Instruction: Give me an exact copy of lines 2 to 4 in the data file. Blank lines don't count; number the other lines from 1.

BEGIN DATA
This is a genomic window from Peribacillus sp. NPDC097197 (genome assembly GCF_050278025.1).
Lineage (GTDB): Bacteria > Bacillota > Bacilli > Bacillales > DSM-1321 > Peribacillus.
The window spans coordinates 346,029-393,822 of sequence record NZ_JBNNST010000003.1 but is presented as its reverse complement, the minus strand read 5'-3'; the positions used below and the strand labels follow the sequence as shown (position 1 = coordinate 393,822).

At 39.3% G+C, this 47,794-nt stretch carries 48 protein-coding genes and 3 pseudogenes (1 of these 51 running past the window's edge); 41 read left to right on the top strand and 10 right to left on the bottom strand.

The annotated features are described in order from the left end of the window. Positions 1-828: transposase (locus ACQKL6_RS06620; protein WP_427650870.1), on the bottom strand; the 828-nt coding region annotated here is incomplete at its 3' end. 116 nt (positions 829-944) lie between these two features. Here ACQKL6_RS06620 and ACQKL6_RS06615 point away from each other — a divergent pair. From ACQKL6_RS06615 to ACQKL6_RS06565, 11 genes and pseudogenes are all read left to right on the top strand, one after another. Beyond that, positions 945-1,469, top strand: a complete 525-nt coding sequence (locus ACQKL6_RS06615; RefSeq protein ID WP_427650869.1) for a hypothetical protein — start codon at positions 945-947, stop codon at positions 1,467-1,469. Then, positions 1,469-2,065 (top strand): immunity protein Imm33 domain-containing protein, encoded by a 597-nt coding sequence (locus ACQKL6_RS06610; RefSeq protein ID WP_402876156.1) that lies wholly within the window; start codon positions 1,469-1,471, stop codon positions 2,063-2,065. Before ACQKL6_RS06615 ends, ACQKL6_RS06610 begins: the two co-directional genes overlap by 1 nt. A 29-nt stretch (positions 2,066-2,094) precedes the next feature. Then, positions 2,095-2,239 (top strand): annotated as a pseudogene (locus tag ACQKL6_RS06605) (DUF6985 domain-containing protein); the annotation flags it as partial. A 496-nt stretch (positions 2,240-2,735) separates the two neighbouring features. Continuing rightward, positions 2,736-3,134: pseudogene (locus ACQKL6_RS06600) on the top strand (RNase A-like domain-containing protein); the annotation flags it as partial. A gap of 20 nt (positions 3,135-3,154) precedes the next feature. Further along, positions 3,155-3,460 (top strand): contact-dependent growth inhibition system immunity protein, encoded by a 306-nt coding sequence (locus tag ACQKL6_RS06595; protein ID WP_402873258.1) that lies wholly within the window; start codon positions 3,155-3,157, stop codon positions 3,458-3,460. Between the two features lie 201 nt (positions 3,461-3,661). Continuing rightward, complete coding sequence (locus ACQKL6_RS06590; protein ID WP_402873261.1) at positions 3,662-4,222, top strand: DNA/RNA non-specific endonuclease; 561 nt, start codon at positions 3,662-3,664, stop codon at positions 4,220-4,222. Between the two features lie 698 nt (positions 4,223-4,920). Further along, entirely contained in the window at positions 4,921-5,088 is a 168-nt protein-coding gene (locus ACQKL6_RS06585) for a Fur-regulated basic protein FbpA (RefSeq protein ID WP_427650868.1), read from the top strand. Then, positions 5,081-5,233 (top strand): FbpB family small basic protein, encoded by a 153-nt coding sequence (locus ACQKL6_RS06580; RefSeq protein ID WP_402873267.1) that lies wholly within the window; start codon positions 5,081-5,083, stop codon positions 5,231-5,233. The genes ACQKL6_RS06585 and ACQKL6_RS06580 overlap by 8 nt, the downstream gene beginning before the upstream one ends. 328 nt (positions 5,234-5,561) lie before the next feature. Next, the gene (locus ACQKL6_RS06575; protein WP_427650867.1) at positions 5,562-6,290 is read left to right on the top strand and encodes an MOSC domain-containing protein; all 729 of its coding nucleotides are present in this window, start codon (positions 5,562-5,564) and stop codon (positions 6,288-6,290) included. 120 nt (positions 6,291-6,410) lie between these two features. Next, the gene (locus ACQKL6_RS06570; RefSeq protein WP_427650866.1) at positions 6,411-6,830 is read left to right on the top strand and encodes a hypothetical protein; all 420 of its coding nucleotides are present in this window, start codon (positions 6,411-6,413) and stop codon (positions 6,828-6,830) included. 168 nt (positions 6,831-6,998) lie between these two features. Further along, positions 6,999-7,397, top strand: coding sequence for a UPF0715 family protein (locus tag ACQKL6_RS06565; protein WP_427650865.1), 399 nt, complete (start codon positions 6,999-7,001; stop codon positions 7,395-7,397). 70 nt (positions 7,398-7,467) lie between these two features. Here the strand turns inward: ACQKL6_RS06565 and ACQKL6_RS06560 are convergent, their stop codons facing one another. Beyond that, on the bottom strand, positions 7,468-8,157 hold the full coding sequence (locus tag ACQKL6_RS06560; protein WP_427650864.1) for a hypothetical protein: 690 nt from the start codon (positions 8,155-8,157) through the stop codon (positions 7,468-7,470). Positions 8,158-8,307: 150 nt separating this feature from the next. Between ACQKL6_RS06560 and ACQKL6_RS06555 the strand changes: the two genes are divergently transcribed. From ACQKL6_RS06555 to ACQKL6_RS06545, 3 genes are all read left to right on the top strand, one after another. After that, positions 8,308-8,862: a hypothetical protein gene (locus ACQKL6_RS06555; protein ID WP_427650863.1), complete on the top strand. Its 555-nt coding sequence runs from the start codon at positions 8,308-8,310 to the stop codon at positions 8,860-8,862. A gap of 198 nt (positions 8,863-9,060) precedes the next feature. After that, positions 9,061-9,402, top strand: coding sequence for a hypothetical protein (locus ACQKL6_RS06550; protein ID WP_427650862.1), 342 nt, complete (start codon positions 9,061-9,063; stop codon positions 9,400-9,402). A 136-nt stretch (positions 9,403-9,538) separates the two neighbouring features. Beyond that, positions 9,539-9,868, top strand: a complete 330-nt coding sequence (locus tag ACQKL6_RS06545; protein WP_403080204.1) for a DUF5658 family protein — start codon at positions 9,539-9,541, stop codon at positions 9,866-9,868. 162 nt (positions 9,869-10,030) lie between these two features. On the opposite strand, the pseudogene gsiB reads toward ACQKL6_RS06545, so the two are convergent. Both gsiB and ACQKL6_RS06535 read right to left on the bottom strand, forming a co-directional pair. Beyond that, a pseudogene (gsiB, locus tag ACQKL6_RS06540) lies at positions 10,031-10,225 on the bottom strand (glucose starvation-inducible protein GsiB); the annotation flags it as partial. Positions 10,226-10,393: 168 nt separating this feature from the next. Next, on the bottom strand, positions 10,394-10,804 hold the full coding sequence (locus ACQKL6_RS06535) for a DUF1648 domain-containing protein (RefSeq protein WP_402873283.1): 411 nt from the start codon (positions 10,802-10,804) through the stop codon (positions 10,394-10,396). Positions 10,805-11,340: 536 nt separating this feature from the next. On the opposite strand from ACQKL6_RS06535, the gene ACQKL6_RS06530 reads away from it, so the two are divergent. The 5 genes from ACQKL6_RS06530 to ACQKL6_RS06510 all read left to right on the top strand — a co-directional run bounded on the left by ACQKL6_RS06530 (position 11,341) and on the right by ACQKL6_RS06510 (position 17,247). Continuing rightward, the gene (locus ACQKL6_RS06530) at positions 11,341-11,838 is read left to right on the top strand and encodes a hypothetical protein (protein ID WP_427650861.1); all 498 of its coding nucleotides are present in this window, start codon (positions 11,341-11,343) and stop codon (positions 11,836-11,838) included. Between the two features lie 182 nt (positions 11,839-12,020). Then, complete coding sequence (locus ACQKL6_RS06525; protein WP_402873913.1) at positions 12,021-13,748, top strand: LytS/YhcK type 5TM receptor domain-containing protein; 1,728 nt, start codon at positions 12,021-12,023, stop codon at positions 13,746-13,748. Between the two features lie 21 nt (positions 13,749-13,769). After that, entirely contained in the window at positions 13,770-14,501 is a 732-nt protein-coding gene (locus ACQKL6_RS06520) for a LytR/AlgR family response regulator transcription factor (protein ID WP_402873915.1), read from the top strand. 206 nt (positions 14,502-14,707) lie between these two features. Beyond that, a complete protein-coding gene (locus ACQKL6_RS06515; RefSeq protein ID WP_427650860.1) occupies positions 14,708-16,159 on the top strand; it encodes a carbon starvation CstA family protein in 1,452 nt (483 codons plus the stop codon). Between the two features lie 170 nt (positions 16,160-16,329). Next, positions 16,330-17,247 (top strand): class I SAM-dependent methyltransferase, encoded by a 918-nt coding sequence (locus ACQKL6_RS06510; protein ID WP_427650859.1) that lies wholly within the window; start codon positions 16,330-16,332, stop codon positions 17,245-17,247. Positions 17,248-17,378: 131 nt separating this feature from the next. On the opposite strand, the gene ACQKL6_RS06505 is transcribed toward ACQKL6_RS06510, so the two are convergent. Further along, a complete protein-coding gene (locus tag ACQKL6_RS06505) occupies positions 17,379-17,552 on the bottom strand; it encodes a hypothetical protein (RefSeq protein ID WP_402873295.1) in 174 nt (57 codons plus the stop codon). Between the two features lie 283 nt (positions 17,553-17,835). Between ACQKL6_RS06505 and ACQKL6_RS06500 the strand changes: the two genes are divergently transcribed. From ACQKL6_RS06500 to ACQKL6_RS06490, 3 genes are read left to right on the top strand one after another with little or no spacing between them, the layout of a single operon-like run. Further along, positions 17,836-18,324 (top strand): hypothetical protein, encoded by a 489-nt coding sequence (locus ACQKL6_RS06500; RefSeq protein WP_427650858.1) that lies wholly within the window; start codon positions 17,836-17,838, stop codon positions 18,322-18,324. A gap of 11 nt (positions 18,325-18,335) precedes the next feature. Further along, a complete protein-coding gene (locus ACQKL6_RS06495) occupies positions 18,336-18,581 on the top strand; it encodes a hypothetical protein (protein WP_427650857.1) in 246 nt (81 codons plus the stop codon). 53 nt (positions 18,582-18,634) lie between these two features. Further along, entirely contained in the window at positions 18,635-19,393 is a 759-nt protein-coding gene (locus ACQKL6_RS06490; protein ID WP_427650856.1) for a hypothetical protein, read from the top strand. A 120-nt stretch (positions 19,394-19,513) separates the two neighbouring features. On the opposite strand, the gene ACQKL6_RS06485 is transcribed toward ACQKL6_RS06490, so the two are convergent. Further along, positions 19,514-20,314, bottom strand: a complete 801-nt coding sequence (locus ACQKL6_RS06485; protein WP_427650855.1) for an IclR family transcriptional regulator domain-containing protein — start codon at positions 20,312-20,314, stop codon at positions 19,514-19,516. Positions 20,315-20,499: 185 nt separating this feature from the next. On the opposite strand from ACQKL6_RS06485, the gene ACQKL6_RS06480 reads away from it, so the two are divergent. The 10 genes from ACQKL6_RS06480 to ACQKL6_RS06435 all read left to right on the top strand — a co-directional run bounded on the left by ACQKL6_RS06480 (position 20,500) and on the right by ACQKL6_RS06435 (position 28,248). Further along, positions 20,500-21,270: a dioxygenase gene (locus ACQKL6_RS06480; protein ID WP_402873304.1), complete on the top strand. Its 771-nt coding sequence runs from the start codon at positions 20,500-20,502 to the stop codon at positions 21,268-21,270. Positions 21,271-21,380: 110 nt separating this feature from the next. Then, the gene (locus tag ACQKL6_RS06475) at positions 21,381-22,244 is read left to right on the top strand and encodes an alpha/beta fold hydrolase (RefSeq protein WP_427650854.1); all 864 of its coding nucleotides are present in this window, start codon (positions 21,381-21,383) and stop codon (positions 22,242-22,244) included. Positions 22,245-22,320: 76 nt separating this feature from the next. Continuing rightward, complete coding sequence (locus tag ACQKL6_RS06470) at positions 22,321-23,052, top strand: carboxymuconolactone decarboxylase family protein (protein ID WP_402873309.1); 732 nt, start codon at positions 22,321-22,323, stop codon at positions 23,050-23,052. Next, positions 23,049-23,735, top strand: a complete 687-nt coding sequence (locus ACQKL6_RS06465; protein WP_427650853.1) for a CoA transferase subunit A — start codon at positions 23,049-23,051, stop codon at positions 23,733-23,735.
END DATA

Lineage (GTDB): Bacteria > Bacillota > Bacilli > Bacillales > DSM-1321 > Peribacillus.
The window spans coordinates 346,029-393,822 of sequence record NZ_JBNNST010000003.1 but is presented as its reverse complement, the minus strand read 5'-3'; the positions used below and the strand labels follow the sequence as shown (position 1 = coordinate 393,822).

At 39.3% G+C, this 47,794-nt stretch carries 48 protein-coding genes and 3 pseudogenes (1 of these 51 running past the window's edge); 41 read left to right on the top strand and 10 right to left on the bottom strand.